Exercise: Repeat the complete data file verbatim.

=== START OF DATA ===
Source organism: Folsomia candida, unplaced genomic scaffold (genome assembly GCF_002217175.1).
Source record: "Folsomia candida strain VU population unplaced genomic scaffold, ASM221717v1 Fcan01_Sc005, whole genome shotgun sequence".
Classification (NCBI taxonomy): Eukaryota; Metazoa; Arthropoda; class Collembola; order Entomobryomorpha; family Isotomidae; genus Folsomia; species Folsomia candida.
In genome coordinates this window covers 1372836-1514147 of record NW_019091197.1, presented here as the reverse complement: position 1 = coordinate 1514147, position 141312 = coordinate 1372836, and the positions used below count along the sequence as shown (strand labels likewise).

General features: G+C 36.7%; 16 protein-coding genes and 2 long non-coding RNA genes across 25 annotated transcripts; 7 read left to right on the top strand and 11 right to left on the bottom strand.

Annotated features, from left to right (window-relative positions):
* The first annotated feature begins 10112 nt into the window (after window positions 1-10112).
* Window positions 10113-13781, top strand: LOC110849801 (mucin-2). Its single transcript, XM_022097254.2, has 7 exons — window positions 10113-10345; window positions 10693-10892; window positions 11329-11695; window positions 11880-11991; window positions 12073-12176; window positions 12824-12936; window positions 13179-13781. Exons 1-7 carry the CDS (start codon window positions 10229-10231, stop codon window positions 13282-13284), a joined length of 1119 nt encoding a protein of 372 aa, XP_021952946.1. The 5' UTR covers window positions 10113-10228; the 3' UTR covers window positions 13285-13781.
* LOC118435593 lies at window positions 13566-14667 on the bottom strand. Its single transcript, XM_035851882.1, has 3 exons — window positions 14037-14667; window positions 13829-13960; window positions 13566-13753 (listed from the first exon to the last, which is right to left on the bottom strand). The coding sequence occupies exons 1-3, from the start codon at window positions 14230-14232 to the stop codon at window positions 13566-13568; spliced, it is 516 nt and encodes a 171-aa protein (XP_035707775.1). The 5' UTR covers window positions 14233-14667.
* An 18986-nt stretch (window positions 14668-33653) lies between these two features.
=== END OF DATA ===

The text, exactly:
Source organism: Folsomia candida, unplaced genomic scaffold (genome assembly GCF_002217175.1).
Source record: "Folsomia candida strain VU population unplaced genomic scaffold, ASM221717v1 Fcan01_Sc005, whole genome shotgun sequence".
Classification (NCBI taxonomy): Eukaryota; Metazoa; Arthropoda; class Collembola; order Entomobryomorpha; family Isotomidae; genus Folsomia; species Folsomia candida.
In genome coordinates this window covers 1372836-1514147 of record NW_019091197.1, presented here as the reverse complement: position 1 = coordinate 1514147, position 141312 = coordinate 1372836, and the positions used below count along the sequence as shown (strand labels likewise).

General features: G+C 36.7%; 16 protein-coding genes and 2 long non-coding RNA genes across 25 annotated transcripts; 7 read left to right on the top strand and 11 right to left on the bottom strand.

Annotated features, from left to right (window-relative positions):
* The first annotated feature begins 10112 nt into the window (after window positions 1-10112).
* Window positions 10113-13781, top strand: LOC110849801 (mucin-2). Its single transcript, XM_022097254.2, has 7 exons — window positions 10113-10345; window positions 10693-10892; window positions 11329-11695; window positions 11880-11991; window positions 12073-12176; window positions 12824-12936; window positions 13179-13781. Exons 1-7 carry the CDS (start codon window positions 10229-10231, stop codon window positions 13282-13284), a joined length of 1119 nt encoding a protein of 372 aa, XP_021952946.1. The 5' UTR covers window positions 10113-10228; the 3' UTR covers window positions 13285-13781.
* LOC118435593 lies at window positions 13566-14667 on the bottom strand. Its single transcript, XM_035851882.1, has 3 exons — window positions 14037-14667; window positions 13829-13960; window positions 13566-13753 (listed from the first exon to the last, which is right to left on the bottom strand). The coding sequence occupies exons 1-3, from the start codon at window positions 14230-14232 to the stop codon at window positions 13566-13568; spliced, it is 516 nt and encodes a 171-aa protein (XP_035707775.1). The 5' UTR covers window positions 14233-14667.
* An 18986-nt stretch (window positions 14668-33653) lies between these two features.